Iran criticises 'unsatisfactory' exclusion from Saudi Hajj plans

Iran criticises 'unsatisfactory' exclusion from Saudi Hajj plans
Iran's pilgrimage body criticised Saudi Arabia for not consulting other Islamic countries on its dramatically scaled-back Hajj, in which only 1,000 pilgrims already in the country will take part
2 min read
24 June, 2020
Worshippers perform socially-distanced prayers at Mecca's Grand Mosque [Getty]
Iran's national body for organising the Hajj on Tuesday hit out at the Saudi government's plans for the annual pilgrimage, calling them "unsatisfactory".

In a statement published by the state-owned Arabic-language Al-Alam website, Iran's Hajj and Pilgrimage Organisation criticised the hugely scaled-back event for excluding Iranian pilgrims.

Saudi Arabia's Hajj minister confirmed on Tuesday that this year's pilgrimage will be dramatically reduced to around 1,000 participants of different nationalities, but who are already in the country. 

Saudi Arabia usually allots a quota of Iranian pilgrims permitted for the annual pilgrimage to the holy city of Mecca.

Last year, roughly 2.5 million Muslims took part, including 86,500 Iranians.

The organisation said it had expected the Saudi government to consult other Islamic countries about the best way to conduct the Hajj during the pandemic.

Riyadh has not yet responded to the statement.

Saudi Arabia's Health Minister Tawfiq al-Rabiah said on Tuesday that the pilgrimage, scheduled for the end of July, will be limited to those below 65 years of age and with no chronic illnesses.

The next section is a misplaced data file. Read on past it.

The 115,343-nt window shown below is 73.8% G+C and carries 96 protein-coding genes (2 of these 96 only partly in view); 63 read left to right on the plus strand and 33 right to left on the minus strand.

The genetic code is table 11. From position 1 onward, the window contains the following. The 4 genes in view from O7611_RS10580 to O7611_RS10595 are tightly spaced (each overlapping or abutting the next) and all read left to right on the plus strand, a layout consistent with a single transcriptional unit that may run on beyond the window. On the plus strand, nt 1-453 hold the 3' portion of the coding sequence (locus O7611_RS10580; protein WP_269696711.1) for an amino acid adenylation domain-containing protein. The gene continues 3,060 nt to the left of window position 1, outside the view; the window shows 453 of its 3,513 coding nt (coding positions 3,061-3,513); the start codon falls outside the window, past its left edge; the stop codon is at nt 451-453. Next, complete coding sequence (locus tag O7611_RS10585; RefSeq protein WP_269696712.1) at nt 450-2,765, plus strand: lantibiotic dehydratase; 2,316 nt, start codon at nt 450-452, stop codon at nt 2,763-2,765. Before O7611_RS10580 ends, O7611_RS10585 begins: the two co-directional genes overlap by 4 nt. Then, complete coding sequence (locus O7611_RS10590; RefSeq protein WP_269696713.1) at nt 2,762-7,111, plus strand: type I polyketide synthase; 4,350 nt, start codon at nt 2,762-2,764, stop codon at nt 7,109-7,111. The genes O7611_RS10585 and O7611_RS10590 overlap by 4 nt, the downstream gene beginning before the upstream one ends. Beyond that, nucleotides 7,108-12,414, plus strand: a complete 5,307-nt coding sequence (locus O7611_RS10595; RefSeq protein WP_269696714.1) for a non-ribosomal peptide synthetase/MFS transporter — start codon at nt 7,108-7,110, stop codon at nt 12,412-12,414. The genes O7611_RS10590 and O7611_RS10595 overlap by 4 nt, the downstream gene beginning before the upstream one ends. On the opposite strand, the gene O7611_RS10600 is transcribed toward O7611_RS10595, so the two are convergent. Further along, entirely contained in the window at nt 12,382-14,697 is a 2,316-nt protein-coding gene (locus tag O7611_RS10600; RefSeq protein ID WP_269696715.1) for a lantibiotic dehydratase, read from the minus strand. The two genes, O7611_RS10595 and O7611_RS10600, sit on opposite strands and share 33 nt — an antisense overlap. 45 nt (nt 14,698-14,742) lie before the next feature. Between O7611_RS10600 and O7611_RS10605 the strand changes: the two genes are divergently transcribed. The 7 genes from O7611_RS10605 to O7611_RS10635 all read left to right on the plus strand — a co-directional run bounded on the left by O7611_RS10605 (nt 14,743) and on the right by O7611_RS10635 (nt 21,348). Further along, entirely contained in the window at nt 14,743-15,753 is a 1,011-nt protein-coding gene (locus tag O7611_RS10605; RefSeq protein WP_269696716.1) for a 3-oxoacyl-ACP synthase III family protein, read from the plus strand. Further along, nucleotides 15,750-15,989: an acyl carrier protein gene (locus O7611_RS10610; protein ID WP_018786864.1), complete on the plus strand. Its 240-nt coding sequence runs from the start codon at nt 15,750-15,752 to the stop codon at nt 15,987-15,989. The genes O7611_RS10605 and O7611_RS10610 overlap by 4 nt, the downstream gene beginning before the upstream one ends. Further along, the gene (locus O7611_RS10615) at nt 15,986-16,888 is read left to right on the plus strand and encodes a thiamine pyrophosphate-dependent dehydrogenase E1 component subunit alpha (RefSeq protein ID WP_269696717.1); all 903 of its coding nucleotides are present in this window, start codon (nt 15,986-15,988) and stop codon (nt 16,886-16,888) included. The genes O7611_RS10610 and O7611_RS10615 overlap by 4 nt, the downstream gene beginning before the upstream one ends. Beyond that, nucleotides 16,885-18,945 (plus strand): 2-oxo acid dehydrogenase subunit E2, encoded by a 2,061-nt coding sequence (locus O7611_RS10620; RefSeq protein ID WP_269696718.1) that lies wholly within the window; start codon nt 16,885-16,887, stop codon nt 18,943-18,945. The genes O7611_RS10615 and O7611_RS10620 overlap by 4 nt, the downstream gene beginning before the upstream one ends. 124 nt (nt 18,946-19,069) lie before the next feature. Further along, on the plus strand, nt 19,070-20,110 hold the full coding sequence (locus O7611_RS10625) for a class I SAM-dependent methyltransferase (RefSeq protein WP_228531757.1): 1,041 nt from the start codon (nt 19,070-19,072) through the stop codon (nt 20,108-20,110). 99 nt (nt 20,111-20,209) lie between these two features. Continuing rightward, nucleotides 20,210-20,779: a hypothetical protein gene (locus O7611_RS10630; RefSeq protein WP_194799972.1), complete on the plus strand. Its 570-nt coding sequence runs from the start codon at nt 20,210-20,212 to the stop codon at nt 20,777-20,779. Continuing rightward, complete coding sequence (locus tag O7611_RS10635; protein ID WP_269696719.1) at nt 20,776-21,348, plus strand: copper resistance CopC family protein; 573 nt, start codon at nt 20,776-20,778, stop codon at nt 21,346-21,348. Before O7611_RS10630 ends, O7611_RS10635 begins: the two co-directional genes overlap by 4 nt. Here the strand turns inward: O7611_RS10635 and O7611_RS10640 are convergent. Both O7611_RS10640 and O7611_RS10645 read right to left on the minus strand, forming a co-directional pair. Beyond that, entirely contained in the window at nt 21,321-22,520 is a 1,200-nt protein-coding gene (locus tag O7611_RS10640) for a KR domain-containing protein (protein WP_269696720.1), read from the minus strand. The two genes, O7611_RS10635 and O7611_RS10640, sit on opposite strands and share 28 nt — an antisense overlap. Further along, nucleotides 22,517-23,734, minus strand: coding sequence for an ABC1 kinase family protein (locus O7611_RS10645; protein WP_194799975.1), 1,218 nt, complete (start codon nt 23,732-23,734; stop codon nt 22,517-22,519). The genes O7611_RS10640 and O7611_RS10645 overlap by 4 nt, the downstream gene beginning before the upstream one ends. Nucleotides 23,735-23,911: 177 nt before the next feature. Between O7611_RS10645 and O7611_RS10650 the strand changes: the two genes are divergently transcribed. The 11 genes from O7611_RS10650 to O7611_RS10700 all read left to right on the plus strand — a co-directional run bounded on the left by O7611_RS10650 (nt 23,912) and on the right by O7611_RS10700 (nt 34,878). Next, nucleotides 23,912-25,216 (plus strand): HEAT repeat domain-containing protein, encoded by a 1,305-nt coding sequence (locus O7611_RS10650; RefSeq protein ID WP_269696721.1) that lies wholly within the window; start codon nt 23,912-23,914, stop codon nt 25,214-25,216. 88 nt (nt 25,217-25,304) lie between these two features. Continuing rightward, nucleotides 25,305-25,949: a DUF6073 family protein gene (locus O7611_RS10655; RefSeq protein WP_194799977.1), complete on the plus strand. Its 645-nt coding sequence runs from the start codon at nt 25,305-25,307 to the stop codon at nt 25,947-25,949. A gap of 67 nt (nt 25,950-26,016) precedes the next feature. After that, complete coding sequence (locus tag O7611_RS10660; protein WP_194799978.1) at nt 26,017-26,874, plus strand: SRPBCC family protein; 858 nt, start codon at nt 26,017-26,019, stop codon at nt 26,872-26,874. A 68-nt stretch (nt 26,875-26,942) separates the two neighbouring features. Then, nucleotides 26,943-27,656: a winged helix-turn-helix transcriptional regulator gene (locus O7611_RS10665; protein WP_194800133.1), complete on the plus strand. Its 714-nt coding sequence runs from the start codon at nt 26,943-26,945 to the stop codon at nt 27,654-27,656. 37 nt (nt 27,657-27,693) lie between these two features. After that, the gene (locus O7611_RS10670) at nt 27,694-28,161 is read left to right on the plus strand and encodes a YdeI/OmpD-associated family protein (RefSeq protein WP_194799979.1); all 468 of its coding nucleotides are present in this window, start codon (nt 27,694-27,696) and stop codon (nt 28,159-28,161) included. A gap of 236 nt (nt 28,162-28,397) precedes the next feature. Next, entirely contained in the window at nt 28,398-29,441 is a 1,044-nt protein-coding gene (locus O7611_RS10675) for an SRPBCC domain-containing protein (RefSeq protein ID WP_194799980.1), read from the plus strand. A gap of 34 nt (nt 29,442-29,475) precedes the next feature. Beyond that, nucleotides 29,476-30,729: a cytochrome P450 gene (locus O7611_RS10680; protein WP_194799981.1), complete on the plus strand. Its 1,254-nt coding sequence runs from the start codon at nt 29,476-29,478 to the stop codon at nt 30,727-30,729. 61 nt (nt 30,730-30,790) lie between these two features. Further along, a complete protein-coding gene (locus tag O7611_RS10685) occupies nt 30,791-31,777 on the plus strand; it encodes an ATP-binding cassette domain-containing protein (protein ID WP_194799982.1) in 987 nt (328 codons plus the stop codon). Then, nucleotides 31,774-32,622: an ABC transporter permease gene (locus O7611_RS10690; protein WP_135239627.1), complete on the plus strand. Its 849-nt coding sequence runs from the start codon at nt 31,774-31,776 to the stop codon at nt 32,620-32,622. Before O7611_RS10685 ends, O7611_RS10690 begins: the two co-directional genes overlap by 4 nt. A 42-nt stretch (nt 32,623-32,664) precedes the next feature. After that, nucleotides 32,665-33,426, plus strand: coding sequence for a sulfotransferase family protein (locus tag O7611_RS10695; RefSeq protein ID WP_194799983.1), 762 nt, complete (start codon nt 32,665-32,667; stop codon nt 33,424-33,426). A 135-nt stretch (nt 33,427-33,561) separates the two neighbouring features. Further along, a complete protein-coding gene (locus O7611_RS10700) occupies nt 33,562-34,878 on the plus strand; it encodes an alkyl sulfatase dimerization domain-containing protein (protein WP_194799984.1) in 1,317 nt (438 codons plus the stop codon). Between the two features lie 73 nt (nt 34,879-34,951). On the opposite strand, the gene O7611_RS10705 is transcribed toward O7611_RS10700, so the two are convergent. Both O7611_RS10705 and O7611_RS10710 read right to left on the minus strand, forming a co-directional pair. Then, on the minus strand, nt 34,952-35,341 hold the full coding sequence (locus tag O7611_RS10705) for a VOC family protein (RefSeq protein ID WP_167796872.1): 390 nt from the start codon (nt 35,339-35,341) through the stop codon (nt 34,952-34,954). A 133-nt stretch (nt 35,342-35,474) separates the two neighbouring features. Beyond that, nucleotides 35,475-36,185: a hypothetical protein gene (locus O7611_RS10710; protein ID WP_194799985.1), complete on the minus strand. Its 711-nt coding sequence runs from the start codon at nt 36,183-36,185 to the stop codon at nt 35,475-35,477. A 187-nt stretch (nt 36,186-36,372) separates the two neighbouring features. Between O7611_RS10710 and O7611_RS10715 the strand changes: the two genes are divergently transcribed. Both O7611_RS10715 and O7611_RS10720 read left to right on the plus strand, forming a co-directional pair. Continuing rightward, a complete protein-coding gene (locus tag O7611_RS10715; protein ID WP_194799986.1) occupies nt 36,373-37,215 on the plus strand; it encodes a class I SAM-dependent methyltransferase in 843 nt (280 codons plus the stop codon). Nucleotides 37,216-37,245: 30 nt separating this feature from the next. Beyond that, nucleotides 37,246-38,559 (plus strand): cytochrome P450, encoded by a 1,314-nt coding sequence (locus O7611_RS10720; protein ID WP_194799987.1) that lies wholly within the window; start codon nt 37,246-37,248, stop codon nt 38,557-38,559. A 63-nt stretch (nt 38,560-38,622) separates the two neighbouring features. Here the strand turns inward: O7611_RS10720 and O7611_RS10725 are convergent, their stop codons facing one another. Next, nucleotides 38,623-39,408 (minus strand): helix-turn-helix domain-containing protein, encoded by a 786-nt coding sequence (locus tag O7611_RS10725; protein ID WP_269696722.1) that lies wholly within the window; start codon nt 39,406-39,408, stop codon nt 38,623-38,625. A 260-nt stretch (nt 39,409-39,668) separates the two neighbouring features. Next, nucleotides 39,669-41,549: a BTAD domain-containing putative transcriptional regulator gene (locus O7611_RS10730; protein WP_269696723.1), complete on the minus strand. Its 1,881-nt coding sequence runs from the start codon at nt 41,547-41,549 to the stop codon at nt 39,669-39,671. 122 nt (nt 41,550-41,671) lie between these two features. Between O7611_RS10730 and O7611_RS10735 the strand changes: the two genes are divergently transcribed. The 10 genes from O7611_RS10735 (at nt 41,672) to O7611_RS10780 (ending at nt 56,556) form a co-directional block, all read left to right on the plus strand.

The pilgrims will be tested for coronavirus before arriving in the holy city of Mecca and will be required to quarantine at home after the ritual, Rabiah added.

Both Iran and Saudi Arabia are struggling to contain second waves of the virus outbreak.

Iran on Tuesday reported its highest daily death toll from Covid-19 since April.

Meanwhile, last week Saudi authorities reported a record number of new coronavirus infections, following a gradual easing of lockdown measures. A government spokesperson blamed the spike on the public failing to adhere to social distancing regulations.

In 2016, Iran decided not to send pilgrims to Mecca, due to political tensions and a crisis with Riyadh following the death of scores of Iranians the previous year in a stampede at the holy mosque.

The 2015 stampede killed at least 2,177 pilgrims, including 464 Iranians.

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